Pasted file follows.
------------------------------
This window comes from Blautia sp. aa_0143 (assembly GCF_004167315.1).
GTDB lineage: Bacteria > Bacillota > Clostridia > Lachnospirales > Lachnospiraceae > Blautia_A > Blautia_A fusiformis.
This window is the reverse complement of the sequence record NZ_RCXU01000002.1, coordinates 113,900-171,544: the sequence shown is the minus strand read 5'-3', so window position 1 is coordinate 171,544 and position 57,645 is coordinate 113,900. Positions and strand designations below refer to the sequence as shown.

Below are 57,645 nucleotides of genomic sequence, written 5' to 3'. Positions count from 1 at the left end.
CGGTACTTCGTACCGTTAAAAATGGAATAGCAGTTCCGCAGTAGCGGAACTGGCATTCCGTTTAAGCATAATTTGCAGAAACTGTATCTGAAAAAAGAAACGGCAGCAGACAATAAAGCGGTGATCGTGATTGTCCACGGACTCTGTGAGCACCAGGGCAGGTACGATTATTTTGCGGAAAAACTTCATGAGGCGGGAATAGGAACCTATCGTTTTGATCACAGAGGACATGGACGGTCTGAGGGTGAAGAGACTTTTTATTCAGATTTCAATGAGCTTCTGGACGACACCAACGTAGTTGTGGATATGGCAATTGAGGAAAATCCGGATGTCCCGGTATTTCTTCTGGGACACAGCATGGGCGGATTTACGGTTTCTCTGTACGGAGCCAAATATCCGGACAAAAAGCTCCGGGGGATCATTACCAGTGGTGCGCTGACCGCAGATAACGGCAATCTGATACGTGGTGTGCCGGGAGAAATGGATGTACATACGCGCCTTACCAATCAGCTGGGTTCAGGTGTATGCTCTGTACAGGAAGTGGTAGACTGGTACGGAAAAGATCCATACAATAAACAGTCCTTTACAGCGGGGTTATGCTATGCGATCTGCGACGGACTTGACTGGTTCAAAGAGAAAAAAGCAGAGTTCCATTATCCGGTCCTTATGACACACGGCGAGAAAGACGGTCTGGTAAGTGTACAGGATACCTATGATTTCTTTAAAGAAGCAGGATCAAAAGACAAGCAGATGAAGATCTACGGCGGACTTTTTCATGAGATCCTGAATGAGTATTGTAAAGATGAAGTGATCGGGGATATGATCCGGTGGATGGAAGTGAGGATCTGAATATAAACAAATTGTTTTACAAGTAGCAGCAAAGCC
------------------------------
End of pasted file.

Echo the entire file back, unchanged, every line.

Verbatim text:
This window comes from Blautia sp. aa_0143 (assembly GCF_004167315.1).
GTDB lineage: Bacteria > Bacillota > Clostridia > Lachnospirales > Lachnospiraceae > Blautia_A > Blautia_A fusiformis.
This window is the reverse complement of the sequence record NZ_RCXU01000002.1, coordinates 113,900-171,544: the sequence shown is the minus strand read 5'-3', so window position 1 is coordinate 171,544 and position 57,645 is coordinate 113,900. Positions and strand designations below refer to the sequence as shown.

Below are 57,645 nucleotides of genomic sequence, written 5' to 3'. Positions count from 1 at the left end.
CGGTACTTCGTACCGTTAAAAATGGAATAGCAGTTCCGCAGTAGCGGAACTGGCATTCCGTTTAAGCATAATTTGCAGAAACTGTATCTGAAAAAAGAAACGGCAGCAGACAATAAAGCGGTGATCGTGATTGTCCACGGACTCTGTGAGCACCAGGGCAGGTACGATTATTTTGCGGAAAAACTTCATGAGGCGGGAATAGGAACCTATCGTTTTGATCACAGAGGACATGGACGGTCTGAGGGTGAAGAGACTTTTTATTCAGATTTCAATGAGCTTCTGGACGACACCAACGTAGTTGTGGATATGGCAATTGAGGAAAATCCGGATGTCCCGGTATTTCTTCTGGGACACAGCATGGGCGGATTTACGGTTTCTCTGTACGGAGCCAAATATCCGGACAAAAAGCTCCGGGGGATCATTACCAGTGGTGCGCTGACCGCAGATAACGGCAATCTGATACGTGGTGTGCCGGGAGAAATGGATGTACATACGCGCCTTACCAATCAGCTGGGTTCAGGTGTATGCTCTGTACAGGAAGTGGTAGACTGGTACGGAAAAGATCCATACAATAAACAGTCCTTTACAGCGGGGTTATGCTATGCGATCTGCGACGGACTTGACTGGTTCAAAGAGAAAAAAGCAGAGTTCCATTATCCGGTCCTTATGACACACGGCGAGAAAGACGGTCTGGTAAGTGTACAGGATACCTATGATTTCTTTAAAGAAGCAGGATCAAAAGACAAGCAGATGAAGATCTACGGCGGACTTTTTCATGAGATCCTGAATGAGTATTGTAAAGATGAAGTGATCGGGGATATGATCCGGTGGATGGAAGTGAGGATCTGAATATAAACAAATTGTTTTACAAGTAGCAGCAAAGCC